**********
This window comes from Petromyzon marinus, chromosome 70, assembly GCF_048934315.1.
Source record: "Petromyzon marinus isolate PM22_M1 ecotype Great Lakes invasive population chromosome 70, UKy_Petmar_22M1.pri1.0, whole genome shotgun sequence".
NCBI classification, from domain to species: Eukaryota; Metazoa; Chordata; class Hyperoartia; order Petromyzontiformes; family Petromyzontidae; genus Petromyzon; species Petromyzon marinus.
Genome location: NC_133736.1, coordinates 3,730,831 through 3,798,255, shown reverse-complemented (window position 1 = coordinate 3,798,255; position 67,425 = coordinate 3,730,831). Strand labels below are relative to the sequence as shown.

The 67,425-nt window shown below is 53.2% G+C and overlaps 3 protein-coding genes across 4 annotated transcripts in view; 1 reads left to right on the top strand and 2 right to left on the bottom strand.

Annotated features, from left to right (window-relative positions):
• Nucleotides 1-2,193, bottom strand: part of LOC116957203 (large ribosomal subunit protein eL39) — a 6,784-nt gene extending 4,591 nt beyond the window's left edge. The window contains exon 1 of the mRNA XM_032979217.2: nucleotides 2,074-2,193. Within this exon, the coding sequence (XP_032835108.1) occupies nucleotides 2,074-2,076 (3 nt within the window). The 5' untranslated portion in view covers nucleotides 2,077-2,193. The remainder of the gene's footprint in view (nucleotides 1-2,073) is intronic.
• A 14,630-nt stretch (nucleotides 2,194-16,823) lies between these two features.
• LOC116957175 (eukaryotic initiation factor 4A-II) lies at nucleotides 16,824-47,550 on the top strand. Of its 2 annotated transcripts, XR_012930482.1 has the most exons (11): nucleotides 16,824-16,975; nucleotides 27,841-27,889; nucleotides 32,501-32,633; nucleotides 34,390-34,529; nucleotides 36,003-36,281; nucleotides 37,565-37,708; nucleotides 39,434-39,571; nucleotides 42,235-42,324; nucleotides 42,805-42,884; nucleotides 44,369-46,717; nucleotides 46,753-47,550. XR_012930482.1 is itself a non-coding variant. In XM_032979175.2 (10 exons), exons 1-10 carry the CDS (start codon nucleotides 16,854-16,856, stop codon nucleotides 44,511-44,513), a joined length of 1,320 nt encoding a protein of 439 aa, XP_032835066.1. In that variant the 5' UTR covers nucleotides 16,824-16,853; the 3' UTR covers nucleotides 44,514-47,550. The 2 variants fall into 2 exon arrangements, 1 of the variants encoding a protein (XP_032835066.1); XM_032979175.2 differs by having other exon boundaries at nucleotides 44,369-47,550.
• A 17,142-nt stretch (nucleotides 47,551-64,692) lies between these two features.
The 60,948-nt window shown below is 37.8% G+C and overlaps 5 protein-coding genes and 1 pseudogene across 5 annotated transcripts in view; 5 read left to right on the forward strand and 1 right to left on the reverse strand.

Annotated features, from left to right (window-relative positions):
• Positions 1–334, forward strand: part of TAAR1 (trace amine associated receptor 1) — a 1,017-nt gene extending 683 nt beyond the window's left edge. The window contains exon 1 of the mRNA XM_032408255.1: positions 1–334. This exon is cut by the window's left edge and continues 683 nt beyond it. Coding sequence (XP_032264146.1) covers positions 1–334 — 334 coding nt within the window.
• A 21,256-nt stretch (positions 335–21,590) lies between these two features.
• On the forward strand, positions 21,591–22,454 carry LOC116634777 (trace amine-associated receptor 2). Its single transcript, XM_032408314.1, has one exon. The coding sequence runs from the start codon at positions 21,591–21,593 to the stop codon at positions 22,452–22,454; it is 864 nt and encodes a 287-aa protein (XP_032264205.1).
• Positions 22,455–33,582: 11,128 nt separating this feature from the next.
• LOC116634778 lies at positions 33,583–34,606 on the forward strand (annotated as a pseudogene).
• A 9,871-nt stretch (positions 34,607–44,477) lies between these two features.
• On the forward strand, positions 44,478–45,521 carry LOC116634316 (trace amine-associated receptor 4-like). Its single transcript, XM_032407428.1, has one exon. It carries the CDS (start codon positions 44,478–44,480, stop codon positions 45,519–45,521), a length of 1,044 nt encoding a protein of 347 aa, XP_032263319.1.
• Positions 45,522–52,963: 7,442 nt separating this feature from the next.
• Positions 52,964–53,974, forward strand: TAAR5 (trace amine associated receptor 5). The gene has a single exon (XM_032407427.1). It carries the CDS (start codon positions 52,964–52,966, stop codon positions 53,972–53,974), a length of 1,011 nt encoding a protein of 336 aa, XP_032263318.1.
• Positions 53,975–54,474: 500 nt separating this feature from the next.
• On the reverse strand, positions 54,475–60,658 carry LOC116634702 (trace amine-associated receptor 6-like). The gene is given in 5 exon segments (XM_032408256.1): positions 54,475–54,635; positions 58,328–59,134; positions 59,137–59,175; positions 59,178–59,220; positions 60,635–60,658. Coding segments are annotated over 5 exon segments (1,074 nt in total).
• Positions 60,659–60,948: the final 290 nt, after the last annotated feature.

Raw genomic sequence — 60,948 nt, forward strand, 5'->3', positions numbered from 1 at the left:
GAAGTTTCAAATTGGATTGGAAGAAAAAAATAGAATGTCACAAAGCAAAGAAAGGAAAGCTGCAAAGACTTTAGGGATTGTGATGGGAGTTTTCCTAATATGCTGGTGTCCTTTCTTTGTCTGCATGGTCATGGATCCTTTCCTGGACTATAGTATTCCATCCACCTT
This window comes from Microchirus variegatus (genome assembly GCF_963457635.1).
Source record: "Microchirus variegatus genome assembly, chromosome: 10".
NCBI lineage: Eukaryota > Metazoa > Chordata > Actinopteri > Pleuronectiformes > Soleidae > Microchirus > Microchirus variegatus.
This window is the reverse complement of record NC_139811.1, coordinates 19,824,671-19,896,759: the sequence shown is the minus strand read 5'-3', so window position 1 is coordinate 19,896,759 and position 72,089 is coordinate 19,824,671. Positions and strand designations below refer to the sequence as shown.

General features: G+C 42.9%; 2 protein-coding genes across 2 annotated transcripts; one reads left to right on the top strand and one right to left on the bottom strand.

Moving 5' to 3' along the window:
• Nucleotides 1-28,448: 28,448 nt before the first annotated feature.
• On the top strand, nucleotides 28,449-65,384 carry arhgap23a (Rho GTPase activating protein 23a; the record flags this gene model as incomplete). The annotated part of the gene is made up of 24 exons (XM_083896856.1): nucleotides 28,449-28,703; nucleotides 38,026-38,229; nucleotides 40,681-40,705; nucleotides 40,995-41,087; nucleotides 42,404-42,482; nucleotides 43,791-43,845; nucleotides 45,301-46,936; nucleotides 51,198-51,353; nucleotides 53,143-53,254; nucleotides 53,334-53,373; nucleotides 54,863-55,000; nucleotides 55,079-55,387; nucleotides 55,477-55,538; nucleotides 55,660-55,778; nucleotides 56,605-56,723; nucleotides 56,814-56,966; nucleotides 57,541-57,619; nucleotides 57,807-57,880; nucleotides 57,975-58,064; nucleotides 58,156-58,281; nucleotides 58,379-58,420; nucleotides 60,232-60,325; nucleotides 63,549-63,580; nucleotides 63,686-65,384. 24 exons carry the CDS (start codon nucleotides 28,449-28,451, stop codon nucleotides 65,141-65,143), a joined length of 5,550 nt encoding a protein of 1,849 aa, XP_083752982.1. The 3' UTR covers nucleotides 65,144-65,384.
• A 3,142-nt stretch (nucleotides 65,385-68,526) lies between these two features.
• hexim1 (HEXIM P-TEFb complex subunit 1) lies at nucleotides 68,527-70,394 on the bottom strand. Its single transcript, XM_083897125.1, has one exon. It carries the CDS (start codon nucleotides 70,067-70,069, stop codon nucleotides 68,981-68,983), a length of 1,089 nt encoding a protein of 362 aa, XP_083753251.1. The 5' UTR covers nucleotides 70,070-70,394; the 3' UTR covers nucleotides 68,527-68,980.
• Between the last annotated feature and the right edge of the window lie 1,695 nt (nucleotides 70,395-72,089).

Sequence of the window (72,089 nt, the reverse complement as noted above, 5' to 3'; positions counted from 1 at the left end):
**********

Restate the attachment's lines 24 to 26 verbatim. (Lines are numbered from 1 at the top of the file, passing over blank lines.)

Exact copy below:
• Positions 60,659–60,948: the final 290 nt, after the last annotated feature.

Raw genomic sequence — 60,948 nt, forward strand, 5'->3', positions numbered from 1 at the left:
GAAGTTTCAAATTGGATTGGAAGAAAAAAATAGAATGTCACAAAGCAAAGAAAGGAAAGCTGCAAAGACTTTAGGGATTGTGATGGGAGTTTTCCTAATATGCTGGTGTCCTTTCTTTGTCTGCATGGTCATGGATCCTTTCCTGGACTATAGTATTCCATCCACCTT